Environmental Damages Due To Mining

Minerals are one of the primary driving forces of human development, many regions in the world depend on their mineral reserves as a source of income. A recent study published in the  Journal for Cleaner Production, finds that their total environmental costs amount to as much as 4 trillion pounds ($5tn) every year.


The study analyzed a variety of minerals and 38 types of raw materials from US and British geological surveys. It included coal, iron and natural gas among others. The study used a method called ‘cradle-to-gate’, which measures the emissions related to associated with all the stages of a product’s life, but not use. Parameters of measurement include greenhouse gas emissions, particulate matter emissions, acidification, land-use change, resource depletion and toxicity. It also focuses on diseases and the quality of life of mine workers and the resulting biodiversity loss due to environmental degradation.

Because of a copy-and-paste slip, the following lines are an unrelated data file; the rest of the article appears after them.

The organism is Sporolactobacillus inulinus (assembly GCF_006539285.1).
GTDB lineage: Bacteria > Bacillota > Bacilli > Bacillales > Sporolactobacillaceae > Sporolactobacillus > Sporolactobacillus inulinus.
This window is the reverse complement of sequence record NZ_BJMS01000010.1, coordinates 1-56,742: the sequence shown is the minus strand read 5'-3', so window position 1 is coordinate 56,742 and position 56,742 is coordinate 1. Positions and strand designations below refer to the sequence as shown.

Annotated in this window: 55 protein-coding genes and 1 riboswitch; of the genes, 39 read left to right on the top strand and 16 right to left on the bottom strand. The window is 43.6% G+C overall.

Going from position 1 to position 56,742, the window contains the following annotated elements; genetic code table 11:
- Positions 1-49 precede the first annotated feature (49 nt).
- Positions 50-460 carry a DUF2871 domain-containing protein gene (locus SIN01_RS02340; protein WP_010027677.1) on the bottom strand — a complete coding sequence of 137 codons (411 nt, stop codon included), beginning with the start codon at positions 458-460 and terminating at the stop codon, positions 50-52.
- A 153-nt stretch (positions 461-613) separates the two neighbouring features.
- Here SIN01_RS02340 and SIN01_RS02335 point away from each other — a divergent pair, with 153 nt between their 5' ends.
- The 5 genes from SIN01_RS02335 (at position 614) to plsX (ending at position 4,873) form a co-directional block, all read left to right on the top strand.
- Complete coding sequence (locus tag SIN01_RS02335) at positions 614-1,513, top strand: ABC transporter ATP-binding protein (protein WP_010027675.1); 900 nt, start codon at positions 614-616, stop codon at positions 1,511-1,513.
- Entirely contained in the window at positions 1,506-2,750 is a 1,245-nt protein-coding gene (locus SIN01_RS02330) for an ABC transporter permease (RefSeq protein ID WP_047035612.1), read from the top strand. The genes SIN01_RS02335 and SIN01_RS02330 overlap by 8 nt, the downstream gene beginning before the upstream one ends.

The study was conducted with an aim of determining the environmental costs of mining in different countries. It concluded that the annual costs of the mining industry are about  $.4 trillion, which is about .5% of the world’s GDP, taking future costs into account the costs rise to $5 trillion annually, of which $ 3 trillion is just from greenhouse gas emissions.Major contributions are from iron (23%), coal (18%), magnesium (13%) and crude oil (10%). 

Some countries like India, China, Russia and Brazil have higher environmental costs and lower economic costs associated with mining, and some environmental losses exceed economic benefits these include Rwanda, Gabon, Madagascar and Afghanistan.